The move is certainly not without precedent, given that Hinch did it less than a week ago, but… well, here’s the complete list of every pitcher to record a save of 10 or more outs in the playoffs since 1985:

That’s the entire list, in three-plus decades: Bumgarner capping one of the most memorable postseason pitching runs of all time, and Hinch foregoing his normal bullpen usage in favor of McCullers and Peacock twice in the span of less than a week. If you’re not quite sure how to make sense of that, you’re not alone. Peacock got the final 11 outs and McCullers got the final 12 outs during a postseason in which starting pitchers have failed to record more than 10 outs on 15 different occasions (including Peacock’s lone start and Yu Darvish last night against the Astros).

This past week, McCullers threw 24 consecutive curveballs in shutting down the Yankees in the ALCS. Last night, Peacock threw a fastball on 47 of 53 pitches, and in watching him shut down the Dodgers it was remarkable how often they swung through two- and four-seamers in the middle of the strike zone.

“He’s got a really effective fastball,” said Cody Bellinger, who struck out on a 3-2 fastball down the middle to end the eighth inning. “It’s pretty deceiving. I don’t know what he does to it.”

Peacock even admitted: “They were taking some bad swings at my fastball.”

Hinch indicated afterward that Peacock finishing the game was not his plan initially, but he adjusted on the fly:

“We all watched the game, it was pretty obvious, he was cruising. Their swings weren’t good. His fastball was playing, his slider was playing. … There’s no reason to take him out. He was in complete control of every at-bat. So why not leave him in? … I love our bullpen, and our bullpen is going to get outs, but this is a race to 27 outs with a lead. When a guy is doing his job, there’s only so much explanation I need to give.”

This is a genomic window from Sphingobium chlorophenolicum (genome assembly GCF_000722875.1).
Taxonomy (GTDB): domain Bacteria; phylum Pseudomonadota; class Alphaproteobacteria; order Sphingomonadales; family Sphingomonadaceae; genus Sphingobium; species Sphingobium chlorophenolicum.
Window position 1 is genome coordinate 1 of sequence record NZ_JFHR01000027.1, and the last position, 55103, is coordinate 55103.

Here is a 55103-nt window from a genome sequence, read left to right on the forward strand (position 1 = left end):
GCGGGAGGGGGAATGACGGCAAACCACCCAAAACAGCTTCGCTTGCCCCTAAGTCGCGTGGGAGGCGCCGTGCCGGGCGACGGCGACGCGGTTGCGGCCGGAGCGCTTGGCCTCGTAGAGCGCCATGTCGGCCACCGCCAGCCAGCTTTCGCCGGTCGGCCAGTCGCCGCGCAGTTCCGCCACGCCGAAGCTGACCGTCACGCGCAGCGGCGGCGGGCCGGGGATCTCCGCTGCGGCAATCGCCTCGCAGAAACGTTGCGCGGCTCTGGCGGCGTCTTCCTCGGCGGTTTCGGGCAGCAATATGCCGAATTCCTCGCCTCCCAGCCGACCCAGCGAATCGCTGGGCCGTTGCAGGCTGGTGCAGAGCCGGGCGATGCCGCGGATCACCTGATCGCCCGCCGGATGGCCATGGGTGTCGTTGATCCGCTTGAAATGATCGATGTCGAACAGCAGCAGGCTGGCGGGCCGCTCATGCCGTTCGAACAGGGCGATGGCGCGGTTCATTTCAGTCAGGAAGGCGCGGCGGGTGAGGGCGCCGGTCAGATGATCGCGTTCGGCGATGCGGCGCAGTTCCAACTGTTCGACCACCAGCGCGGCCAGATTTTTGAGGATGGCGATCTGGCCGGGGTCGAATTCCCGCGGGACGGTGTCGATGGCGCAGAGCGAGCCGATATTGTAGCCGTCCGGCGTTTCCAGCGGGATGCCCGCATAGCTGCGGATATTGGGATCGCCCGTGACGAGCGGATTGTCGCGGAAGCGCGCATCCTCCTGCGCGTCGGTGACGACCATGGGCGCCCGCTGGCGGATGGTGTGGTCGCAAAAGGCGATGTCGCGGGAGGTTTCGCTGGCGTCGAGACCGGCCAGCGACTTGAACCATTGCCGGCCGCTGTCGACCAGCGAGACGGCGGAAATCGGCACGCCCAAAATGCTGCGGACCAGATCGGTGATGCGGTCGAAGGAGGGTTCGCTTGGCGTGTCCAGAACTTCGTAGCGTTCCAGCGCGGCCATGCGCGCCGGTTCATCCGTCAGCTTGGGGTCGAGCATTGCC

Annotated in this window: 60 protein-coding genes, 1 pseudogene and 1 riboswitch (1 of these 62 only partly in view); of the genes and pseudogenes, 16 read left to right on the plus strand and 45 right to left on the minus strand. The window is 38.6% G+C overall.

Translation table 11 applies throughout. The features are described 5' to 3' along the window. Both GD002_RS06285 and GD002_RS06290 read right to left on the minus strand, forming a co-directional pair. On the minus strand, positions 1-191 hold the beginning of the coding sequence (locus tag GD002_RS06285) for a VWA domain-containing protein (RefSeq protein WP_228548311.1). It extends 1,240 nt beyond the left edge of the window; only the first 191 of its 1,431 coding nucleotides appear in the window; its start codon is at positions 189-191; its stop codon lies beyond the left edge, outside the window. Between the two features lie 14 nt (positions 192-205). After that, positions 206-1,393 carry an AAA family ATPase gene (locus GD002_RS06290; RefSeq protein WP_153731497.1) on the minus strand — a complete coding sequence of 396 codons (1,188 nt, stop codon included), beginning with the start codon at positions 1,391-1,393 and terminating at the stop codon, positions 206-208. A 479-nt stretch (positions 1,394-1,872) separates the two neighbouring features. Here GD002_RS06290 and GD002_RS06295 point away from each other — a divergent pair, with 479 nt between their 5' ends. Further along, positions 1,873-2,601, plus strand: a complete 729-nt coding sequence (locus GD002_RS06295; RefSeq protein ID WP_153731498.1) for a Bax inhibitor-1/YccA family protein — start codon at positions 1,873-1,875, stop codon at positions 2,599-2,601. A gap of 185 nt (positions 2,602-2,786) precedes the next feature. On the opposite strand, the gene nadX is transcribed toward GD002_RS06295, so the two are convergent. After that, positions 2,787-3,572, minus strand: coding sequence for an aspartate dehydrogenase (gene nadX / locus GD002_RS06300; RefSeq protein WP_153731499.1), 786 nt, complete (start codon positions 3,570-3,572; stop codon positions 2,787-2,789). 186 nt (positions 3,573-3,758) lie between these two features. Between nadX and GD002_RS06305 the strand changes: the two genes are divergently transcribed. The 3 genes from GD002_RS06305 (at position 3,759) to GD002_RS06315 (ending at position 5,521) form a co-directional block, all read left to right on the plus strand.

Peacock’s one-man bullpen act provides both good news and bad news for the Astros heading into Game 4. The good news is that the entire bullpen has now had two days to rest—meaning Giles, Devenski, and everyone else is fully available in relief of what figures to be another abbreviated Morton start. The bad news is that Hinch not trusting his usual relievers is part of what led to Peacock and McCullers closing out games as tandem starters in the first place, and he’s already used up those weapons for at least the next two games.

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Arthur Copeland
10/28
"When a guy is doing his job, there’s only so much explanation I need to give.”" This! I fully understand 3rd-time-thru-the-lineup penalties, platoon advantage, and all the modern reasons for increased bullpen usage. But how many times, watching a game, do you see a manager pull a reliever who is cruising to bring in a guy who just does not have it that night. The more guys you bring in, the more chance you find the guy who stinks that night. Of course, I'm a Reds fan, so that really increases the odds too.